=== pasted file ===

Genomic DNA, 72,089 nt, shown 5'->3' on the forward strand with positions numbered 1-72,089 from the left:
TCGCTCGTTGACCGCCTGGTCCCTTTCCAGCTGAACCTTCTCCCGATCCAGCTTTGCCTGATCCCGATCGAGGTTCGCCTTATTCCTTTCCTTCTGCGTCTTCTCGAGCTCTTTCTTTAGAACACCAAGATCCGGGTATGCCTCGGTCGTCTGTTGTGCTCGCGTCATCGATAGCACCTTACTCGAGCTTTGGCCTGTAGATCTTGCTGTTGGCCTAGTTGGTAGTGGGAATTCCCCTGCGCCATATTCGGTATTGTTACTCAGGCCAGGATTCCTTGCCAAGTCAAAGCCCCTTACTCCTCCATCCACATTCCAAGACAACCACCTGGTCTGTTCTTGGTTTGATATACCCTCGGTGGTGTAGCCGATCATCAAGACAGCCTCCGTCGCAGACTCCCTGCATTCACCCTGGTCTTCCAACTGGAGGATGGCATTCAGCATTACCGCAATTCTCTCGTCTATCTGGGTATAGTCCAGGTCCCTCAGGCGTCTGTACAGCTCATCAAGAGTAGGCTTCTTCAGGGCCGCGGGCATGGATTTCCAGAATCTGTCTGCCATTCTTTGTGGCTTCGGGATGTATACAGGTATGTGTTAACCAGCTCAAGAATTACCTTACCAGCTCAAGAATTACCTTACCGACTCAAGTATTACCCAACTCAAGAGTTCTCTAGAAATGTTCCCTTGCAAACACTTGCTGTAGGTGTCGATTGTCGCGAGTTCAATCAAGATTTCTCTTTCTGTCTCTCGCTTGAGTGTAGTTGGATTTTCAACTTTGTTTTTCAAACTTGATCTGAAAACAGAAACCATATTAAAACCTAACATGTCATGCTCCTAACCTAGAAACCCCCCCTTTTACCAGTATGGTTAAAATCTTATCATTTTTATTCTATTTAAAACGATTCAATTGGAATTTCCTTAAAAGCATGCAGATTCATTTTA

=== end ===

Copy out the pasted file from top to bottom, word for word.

Genomic DNA, 72,089 nt, shown 5'->3' on the forward strand with positions numbered 1-72,089 from the left:
TCGCTCGTTGACCGCCTGGTCCCTTTCCAGCTGAACCTTCTCCCGATCCAGCTTTGCCTGATCCCGATCGAGGTTCGCCTTATTCCTTTCCTTCTGCGTCTTCTCGAGCTCTTTCTTTAGAACACCAAGATCCGGGTATGCCTCGGTCGTCTGTTGTGCTCGCGTCATCGATAGCACCTTACTCGAGCTTTGGCCTGTAGATCTTGCTGTTGGCCTAGTTGGTAGTGGGAATTCCCCTGCGCCATATTCGGTATTGTTACTCAGGCCAGGATTCCTTGCCAAGTCAAAGCCCCTTACTCCTCCATCCACATTCCAAGACAACCACCTGGTCTGTTCTTGGTTTGATATACCCTCGGTGGTGTAGCCGATCATCAAGACAGCCTCCGTCGCAGACTCCCTGCATTCACCCTGGTCTTCCAACTGGAGGATGGCATTCAGCATTACCGCAATTCTCTCGTCTATCTGGGTATAGTCCAGGTCCCTCAGGCGTCTGTACAGCTCATCAAGAGTAGGCTTCTTCAGGGCCGCGGGCATGGATTTCCAGAATCTGTCTGCCATTCTTTGTGGCTTCGGGATGTATACAGGTATGTGTTAACCAGCTCAAGAATTACCTTACCAGCTCAAGAATTACCTTACCGACTCAAGTATTACCCAACTCAAGAGTTCTCTAGAAATGTTCCCTTGCAAACACTTGCTGTAGGTGTCGATTGTCGCGAGTTCAATCAAGATTTCTCTTTCTGTCTCTCGCTTGAGTGTAGTTGGATTTTCAACTTTGTTTTTCAAACTTGATCTGAAAACAGAAACCATATTAAAACCTAACATGTCATGCTCCTAACCTAGAAACCCCCCCTTTTACCAGTATGGTTAAAATCTTATCATTTTTATTCTATTTAAAACGATTCAATTGGAATTTCCTTAAAAGCATGCAGATTCATTTTA